Utah Legislature Set to Override Some of Governor's Vetoes

Utah Legislature Set to Override Some of Governor's Vetoes

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SALT LAKE CITY (AP) -- Utah legislators meeting next Wednesday at the Capitol appear to have enough votes to override Gov. Olene Walker's veto of bills changing election law and updating a law against unfair business practices.

But the House of Representatives appears short on votes needed to override Walker's veto of a higher-profile bill that was to give parents a state subsidy to send disabled children to private schools.

"That bill was very hotly debated and contested during the session and people are firm in their position one way or another on it," said House Majority Leader Greg Curtis, R-Sandy, who had little hope of resurrecting the Carson Smith Special Needs scholarship bill.

The Smith bill didn't pass either chamber with a veto-proof majority "and there's no support from Democrats on that at all," he said.

Republicans control both chambers of the Utah Legislature but often need Democratic support to muster the two-thirds votes to overcome a governor's veto.

Legislators will gather at the Utah Capitol for a dozen committee meetings on Wednesday, when Walker is calling the Senate to confirm a string of her nominations to state boards and a commission.

The 75-member House plans to use the opportunity Wednesday to overturn Walker's veto of the election-law and business-practices bills, Curtis said.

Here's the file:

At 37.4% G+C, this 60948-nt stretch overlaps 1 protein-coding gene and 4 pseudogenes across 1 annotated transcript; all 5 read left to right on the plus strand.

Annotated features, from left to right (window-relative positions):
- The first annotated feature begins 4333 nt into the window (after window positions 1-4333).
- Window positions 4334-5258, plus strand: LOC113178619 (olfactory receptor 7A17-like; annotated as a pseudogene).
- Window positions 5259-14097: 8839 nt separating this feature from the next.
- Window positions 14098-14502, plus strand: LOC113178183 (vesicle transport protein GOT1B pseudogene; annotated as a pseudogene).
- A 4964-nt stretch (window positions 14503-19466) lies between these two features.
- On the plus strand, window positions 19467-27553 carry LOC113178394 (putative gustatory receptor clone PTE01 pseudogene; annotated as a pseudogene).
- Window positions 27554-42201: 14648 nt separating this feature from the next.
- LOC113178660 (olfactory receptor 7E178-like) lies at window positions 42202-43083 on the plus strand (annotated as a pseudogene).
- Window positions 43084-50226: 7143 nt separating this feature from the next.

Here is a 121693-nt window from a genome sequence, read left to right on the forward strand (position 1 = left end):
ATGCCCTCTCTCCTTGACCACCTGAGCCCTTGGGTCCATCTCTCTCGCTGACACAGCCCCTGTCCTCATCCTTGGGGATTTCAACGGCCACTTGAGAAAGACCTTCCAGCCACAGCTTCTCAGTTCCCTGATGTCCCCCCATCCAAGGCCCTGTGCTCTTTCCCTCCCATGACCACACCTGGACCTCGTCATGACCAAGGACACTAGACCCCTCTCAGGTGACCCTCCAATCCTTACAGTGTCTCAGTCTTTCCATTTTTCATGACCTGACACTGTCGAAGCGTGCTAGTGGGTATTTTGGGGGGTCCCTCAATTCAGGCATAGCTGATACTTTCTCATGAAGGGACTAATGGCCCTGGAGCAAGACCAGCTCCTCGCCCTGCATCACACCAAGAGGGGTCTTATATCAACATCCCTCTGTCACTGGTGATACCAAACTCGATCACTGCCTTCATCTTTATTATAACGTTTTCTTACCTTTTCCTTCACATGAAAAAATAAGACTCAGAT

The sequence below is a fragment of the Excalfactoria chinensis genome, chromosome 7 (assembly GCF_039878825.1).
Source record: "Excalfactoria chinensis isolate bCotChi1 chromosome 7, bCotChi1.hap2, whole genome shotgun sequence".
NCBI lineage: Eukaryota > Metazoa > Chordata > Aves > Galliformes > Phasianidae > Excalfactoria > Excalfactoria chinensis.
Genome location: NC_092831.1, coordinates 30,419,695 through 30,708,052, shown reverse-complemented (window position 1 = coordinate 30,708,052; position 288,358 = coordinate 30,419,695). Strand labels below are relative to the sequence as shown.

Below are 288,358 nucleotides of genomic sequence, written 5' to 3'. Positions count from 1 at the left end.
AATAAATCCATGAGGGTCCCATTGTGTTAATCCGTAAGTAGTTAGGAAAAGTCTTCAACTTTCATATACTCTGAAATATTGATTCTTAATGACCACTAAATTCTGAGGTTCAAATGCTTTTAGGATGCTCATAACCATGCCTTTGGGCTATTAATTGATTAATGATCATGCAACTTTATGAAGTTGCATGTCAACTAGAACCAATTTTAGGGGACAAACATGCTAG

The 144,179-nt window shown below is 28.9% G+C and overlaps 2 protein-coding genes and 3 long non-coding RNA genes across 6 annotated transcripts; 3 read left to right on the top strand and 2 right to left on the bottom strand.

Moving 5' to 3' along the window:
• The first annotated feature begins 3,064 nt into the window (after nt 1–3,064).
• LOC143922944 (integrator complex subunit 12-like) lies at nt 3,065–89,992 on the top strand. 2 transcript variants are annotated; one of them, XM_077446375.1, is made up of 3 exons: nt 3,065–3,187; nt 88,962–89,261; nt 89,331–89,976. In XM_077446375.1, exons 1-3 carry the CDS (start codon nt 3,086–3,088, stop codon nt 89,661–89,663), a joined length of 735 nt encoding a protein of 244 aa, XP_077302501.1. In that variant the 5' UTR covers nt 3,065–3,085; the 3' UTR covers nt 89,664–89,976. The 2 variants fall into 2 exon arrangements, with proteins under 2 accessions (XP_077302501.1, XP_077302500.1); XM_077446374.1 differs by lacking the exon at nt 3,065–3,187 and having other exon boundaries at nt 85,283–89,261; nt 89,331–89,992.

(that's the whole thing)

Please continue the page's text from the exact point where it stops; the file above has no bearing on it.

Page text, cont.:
The election bill requires that special bond elections be held on primary or general election days when voter turnout is greater than other days. It passed the House in a 47-21 vote -- three votes shy of a veto-proof majority, but Curtis said he thinks he can muster 50 votes with Democrats' help for an override.

Senate Bill 239, sponsored by Senate Minority Leader Mike Dmitrich, D-Price, prohibits business practices that diminish the value of intellectual property, including "cyber-terrorism" or computer hacking that disrupts a business or reveals proprietary software code.

That bill "could significantly increase state court workload," legislative fiscal analysts wrote in a warning attached to the bill, "but there is no reliable estimate of those costs."

Undeterred, the House approved it 54-16.

The 29-member Senate passed both bills with veto-proof majorities.

Sen. Curtis Bramble, R-Provo, said the reasons Walker offered him for vetoing the election bond bill "simply were not accurate."

Bramble said Walker cited opposition from the Utah Association of Counties. The group supports the bill, director Brent Gardner told The Associated Press Thursday.

The bill was opposed by others including Wells Fargo Bank, which issues municipal bonds and said the legislation would make it harder for school boards to build more public schools by limiting bond votes to only two days of the year.

"It is generally perceived that Utah will remain a growth state for the next 20 or 30 years," Wells Fargo vice president Dale Okerlund said in a letter to Walker encouraging the veto. "This growth will bring with it a need to finance public infrastructure on the most cost effective basis possible."

Senators and representatives are due at the Capitol Wednesday when nine legislative committees will meet to hear reports and consider bills for next year.

Using that opportunity, Walker called the Senate into a special session to confirm her appointments to the Soil Conservation Commission, the Board of State History, the Radiation Control Board, the Substance Abuse and Mental Health Board, the Comprehensive Health Insurance Pool Board and the Permanent Community Impact Fund Board.

(Copyright 2004 by The Associated Press. All Rights Reserved.)

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